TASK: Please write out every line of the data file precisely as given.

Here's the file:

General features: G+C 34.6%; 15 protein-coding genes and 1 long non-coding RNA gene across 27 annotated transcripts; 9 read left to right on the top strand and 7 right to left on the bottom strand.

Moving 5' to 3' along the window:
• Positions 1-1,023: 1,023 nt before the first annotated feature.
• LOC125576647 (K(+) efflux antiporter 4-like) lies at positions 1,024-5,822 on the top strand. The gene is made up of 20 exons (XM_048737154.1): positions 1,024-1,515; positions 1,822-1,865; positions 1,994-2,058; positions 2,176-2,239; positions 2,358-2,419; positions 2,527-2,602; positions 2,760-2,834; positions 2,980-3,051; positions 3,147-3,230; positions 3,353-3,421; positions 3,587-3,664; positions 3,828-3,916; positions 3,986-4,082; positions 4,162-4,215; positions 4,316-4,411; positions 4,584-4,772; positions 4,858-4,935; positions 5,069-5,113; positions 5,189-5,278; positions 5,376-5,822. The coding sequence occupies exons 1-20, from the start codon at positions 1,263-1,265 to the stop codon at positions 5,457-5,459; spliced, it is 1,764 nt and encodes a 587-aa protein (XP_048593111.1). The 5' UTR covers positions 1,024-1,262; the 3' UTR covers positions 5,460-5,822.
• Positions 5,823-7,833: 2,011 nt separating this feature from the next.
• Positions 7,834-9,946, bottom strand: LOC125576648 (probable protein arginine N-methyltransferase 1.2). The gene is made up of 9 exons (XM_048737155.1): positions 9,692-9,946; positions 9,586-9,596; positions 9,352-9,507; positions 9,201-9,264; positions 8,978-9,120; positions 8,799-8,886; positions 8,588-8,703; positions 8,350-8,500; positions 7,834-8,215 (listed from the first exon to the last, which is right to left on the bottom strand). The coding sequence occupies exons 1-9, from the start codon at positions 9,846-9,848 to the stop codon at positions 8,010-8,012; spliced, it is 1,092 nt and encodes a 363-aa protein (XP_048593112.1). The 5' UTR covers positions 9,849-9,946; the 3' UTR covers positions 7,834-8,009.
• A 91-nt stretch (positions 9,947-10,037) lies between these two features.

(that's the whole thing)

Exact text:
General features: G+C 34.6%; 15 protein-coding genes and 1 long non-coding RNA gene across 27 annotated transcripts; 9 read left to right on the top strand and 7 right to left on the bottom strand.

Moving 5' to 3' along the window:
• Positions 1-1,023: 1,023 nt before the first annotated feature.
• LOC125576647 (K(+) efflux antiporter 4-like) lies at positions 1,024-5,822 on the top strand. The gene is made up of 20 exons (XM_048737154.1): positions 1,024-1,515; positions 1,822-1,865; positions 1,994-2,058; positions 2,176-2,239; positions 2,358-2,419; positions 2,527-2,602; positions 2,760-2,834; positions 2,980-3,051; positions 3,147-3,230; positions 3,353-3,421; positions 3,587-3,664; positions 3,828-3,916; positions 3,986-4,082; positions 4,162-4,215; positions 4,316-4,411; positions 4,584-4,772; positions 4,858-4,935; positions 5,069-5,113; positions 5,189-5,278; positions 5,376-5,822. The coding sequence occupies exons 1-20, from the start codon at positions 1,263-1,265 to the stop codon at positions 5,457-5,459; spliced, it is 1,764 nt and encodes a 587-aa protein (XP_048593111.1). The 5' UTR covers positions 1,024-1,262; the 3' UTR covers positions 5,460-5,822.
• Positions 5,823-7,833: 2,011 nt separating this feature from the next.
• Positions 7,834-9,946, bottom strand: LOC125576648 (probable protein arginine N-methyltransferase 1.2). The gene is made up of 9 exons (XM_048737155.1): positions 9,692-9,946; positions 9,586-9,596; positions 9,352-9,507; positions 9,201-9,264; positions 8,978-9,120; positions 8,799-8,886; positions 8,588-8,703; positions 8,350-8,500; positions 7,834-8,215 (listed from the first exon to the last, which is right to left on the bottom strand). The coding sequence occupies exons 1-9, from the start codon at positions 9,846-9,848 to the stop codon at positions 8,010-8,012; spliced, it is 1,092 nt and encodes a 363-aa protein (XP_048593112.1). The 5' UTR covers positions 9,849-9,946; the 3' UTR covers positions 7,834-8,009.
• A 91-nt stretch (positions 9,947-10,037) lies between these two features.